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Madisonville Community Arts Center

Theaters, Actors, Etc.

By Rick Pender · May 11th, 2005 · Curtain Call
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Natalie Toro was
Natalie Toro was "ducky" at the Playhouse in 1999; now she's Eva Peron.



By rick Pender

I've had a glimpse of the future: On April 28, I took a tour of the one-time Madisonville Recreation Center, which is on its way to becoming the MADISONVILLE COMMUNITY ARTS CENTER. Located at 3557 Vista Ave., just off of Whetsel Ave., the three-story building has been leased for $1 a year by the city of Cincinnati to an ambitious group of community theater advocates who envision converting it into an art gallery, theater and rehearsal space. Dan Dermody, Dee Anne Bryll and Ed Cohen have chartered a 501(c)3 nonprofit, and they're working hard to raise money to renovate the building which had fallen out of use. The city has provided a $75,000 capital improvement grant, and MCAC is seeking additional funds so renovation can begin in June. The plan is to open for performances in January 2006. Keven Speece and GBBN Architects are donating time and services to the project, and plan to implement "green architecture," which keeps waste to a minimum and maximizes savings by using environmentally friendly materials in the renovation and recycling many of the existing materials in the building. One of the most unusual dimensions of the building will be the fact that the theater will charge no rental fees for performing groups. Instead, box-office receipts will be split, with 30 percent going to MCAC. If you'd like to contribute to the cause -- about another $30,000 is really needed to get things off the ground -- or get involved in this innovative merger of arts and community, connect with the organizers via www.madisonvillearts.org.

It's great when communities get involved in arts projects, and that's not only happening in Madisonville. By rick Pender

I've had a glimpse of the future: On April 28, I took a tour of the one-time Madisonville Recreation Center, which is on its way to becoming the MADISONVILLE COMMUNITY ARTS CENTER. Located at 3557 Vista Ave., just off of Whetsel Ave., the three-story building has been leased for $1 a year by the city of Cincinnati to an ambitious group of community theater advocates who envision converting it into an art gallery, theater and rehearsal space. Dan Dermody, Dee Anne Bryll and Ed Cohen have chartered a 501(c)3 nonprofit, and they're working hard to raise money to renovate the building which had fallen out of use. The city has provided a $75,000 capital improvement grant, and MCAC is seeking additional funds so renovation can begin in June. The plan is to open for performances in January 2006. Keven Speece and GBBN Architects are donating time and services to the project, and plan to implement "green architecture," which keeps waste to a minimum and maximizes savings by using environmentally friendly materials in the renovation and recycling many of the existing materials in the building. One of the most unusual dimensions of the building will be the fact that the theater will charge no rental fees for performing groups. Instead, box-office receipts will be split, with 30 percent going to MCAC. If you'd like to contribute to the cause -- about another $30,000 is really needed to get things off the ground -- or get involved in this innovative merger of arts and community, connect with the organizers via www.madisonvillearts.org. ...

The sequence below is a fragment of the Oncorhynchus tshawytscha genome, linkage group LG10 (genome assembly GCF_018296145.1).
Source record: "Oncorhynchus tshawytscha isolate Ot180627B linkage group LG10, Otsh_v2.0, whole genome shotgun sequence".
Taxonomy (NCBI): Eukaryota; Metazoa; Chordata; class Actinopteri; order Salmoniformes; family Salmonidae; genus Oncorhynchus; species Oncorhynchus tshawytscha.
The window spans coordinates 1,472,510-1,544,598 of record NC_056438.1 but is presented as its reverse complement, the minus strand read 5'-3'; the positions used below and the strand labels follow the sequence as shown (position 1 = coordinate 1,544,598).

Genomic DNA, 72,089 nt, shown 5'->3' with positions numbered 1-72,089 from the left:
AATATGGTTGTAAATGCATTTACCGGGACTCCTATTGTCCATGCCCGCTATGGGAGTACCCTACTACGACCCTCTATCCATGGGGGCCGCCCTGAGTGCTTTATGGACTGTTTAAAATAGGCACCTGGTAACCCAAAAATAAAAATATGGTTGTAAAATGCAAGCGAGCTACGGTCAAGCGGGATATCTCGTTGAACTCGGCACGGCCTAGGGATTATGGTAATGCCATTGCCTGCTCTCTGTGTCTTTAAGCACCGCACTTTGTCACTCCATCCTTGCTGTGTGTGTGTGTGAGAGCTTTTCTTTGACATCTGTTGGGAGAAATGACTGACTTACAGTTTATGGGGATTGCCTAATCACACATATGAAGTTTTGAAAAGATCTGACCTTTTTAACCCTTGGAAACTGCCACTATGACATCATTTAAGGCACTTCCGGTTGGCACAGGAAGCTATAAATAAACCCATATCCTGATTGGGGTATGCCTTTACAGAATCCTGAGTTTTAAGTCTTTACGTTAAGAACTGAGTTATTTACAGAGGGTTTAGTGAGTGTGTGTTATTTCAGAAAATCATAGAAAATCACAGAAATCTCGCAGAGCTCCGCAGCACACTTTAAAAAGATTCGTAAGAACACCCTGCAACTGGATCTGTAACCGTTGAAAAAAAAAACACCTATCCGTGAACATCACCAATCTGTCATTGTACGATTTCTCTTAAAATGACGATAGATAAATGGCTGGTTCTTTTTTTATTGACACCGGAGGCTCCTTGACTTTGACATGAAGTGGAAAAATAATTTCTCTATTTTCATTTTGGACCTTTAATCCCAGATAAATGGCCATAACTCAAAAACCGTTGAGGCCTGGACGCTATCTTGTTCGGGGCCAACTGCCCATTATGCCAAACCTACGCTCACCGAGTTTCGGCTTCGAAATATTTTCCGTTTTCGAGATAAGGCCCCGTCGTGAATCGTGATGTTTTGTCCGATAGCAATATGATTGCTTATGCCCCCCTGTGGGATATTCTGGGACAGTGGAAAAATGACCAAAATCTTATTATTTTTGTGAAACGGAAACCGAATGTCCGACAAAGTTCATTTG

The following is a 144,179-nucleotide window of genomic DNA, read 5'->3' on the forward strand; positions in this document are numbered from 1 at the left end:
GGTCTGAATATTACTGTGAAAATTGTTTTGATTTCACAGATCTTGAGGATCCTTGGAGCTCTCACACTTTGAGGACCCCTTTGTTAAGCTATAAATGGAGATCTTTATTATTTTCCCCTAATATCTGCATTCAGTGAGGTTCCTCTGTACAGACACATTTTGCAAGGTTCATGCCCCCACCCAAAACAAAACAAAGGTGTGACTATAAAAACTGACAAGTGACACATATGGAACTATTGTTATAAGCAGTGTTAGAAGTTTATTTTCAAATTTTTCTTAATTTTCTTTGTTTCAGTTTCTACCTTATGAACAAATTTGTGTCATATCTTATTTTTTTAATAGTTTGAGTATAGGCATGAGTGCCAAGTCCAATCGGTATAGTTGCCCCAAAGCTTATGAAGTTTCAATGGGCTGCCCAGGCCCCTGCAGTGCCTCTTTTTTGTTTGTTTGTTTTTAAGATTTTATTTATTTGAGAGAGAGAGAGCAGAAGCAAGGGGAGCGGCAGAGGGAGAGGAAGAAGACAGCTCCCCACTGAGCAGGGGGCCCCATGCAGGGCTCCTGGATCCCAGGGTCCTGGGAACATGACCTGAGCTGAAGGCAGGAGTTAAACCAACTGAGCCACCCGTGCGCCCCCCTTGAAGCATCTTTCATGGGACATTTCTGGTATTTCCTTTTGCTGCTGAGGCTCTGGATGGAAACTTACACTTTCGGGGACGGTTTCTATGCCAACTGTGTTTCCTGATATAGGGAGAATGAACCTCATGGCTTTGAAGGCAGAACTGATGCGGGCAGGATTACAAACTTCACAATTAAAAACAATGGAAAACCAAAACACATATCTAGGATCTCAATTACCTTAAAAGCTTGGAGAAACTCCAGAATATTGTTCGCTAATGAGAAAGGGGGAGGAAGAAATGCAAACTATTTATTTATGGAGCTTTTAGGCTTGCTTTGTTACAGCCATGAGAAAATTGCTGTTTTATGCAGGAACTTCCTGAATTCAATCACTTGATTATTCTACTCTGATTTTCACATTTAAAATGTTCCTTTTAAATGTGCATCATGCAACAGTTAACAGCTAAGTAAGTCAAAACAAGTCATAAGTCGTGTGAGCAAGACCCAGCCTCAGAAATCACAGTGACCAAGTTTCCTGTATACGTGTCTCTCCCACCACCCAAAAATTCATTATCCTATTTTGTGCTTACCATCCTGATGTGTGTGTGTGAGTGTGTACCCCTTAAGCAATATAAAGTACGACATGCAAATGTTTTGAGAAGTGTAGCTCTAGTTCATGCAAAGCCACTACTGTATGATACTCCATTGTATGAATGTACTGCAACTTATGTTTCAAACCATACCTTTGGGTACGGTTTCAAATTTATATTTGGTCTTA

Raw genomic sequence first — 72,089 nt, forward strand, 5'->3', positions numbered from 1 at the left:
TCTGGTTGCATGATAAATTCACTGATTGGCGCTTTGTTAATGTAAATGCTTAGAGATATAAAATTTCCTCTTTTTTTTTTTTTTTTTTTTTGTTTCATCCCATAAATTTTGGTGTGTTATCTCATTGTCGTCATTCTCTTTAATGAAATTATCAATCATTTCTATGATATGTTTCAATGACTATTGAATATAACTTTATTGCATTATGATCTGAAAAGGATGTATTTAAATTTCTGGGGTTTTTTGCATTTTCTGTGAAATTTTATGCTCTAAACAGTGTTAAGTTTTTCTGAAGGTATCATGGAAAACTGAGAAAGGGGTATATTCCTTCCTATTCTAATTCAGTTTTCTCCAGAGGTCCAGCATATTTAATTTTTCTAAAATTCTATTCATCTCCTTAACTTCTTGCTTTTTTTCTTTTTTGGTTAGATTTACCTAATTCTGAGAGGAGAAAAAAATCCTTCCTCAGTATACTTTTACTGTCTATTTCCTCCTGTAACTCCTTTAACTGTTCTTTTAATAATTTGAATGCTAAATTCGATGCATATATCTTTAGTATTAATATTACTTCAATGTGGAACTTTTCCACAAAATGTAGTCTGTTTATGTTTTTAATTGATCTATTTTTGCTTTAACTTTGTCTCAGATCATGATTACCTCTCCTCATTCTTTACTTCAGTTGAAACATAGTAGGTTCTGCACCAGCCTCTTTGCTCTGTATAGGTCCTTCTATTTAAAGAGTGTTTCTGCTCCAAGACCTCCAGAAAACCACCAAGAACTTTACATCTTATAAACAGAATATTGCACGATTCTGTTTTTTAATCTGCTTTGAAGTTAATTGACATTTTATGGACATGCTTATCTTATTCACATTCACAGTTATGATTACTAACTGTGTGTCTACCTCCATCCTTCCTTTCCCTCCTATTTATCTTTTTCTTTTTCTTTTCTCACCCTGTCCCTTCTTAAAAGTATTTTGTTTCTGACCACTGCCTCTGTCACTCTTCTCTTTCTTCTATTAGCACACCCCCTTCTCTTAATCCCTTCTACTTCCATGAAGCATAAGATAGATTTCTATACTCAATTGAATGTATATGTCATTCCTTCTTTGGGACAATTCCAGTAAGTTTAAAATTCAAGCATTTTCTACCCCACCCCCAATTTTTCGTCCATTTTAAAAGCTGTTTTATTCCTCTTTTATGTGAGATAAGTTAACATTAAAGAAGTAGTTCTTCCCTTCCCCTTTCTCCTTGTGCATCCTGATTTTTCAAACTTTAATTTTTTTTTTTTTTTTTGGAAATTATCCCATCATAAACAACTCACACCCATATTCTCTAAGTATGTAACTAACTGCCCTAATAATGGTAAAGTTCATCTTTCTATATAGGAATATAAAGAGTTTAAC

It's great when communities get involved in arts projects, and that's not only happening in Madisonville. In Glendale, the village's sesquicentennial celebration will be marked with a musical drama this week, THE REBELS ARE COMING! Performed on the Harry Whiting Brown Community House grounds (at Willow and Sharon avenues), the piece will use original music and traditional songs from the Civil War era to dramatize Confederate General John Hunt Morgan's raid in Glendale in July 1863 when he stole horses and alarmed the local citizenry. The script was written by Lester Horwitz, based on his book, The Longest Raid of the Civil War. The production involves more than 80 people in the cast and twice as many behind the scenes; all are residents of Glendale. Performances are Thursday-Saturday, 8 p.m. Admission is $20 for adults, $10 for children 12 and under. Info: 513-772-4893. ...

If you're a musical theater fan, you should get a couple of tickets for this weekend's concert performance of EVITA by the Kentucky Symphony Orchestra. Two Broadway veterans will play key roles: NATALIE TORO, will re-create Eva Peron, a role she toured in (including a stop at the Aronoff on tour in 2000; she also starred in Everything's Ducky at the Playhouse back in 1999); and JOHN HERERRA is Che Guevara. He was nominated for a Tony Award in The Mystery of Edwin Drood back in 1985. The stage director for the production is veteran TERRY LABOLT; KSO's music director JAMES CASSIDY will conduct. Tickets: 859-431-6216.

MINI REVIEW
From the moment the lights go down and a sharp drumbeat commences, there's no doubt that Crowns will grab the attention of audiences at the CINCINNATI PLAYHOUSE. The show, based on photos of African-American women and their church hats weaves a tapestry of tales as five strong women spell out their lives and experiences for a young woman from Brooklyn with her own set of attitudes. The hats they wear symbolize achievement and, ultimately, salvation: "We are queens, and these are our crowns." This swift, joyous show offers 100 minutes of entertainment and glorious singing. From the "Hat Queen Rules" to a tale about buying a hat in a once whites-only department store, you'll be drawn in. (Rick Pender) Grade: A

 
 
 
 

 

 
 
 
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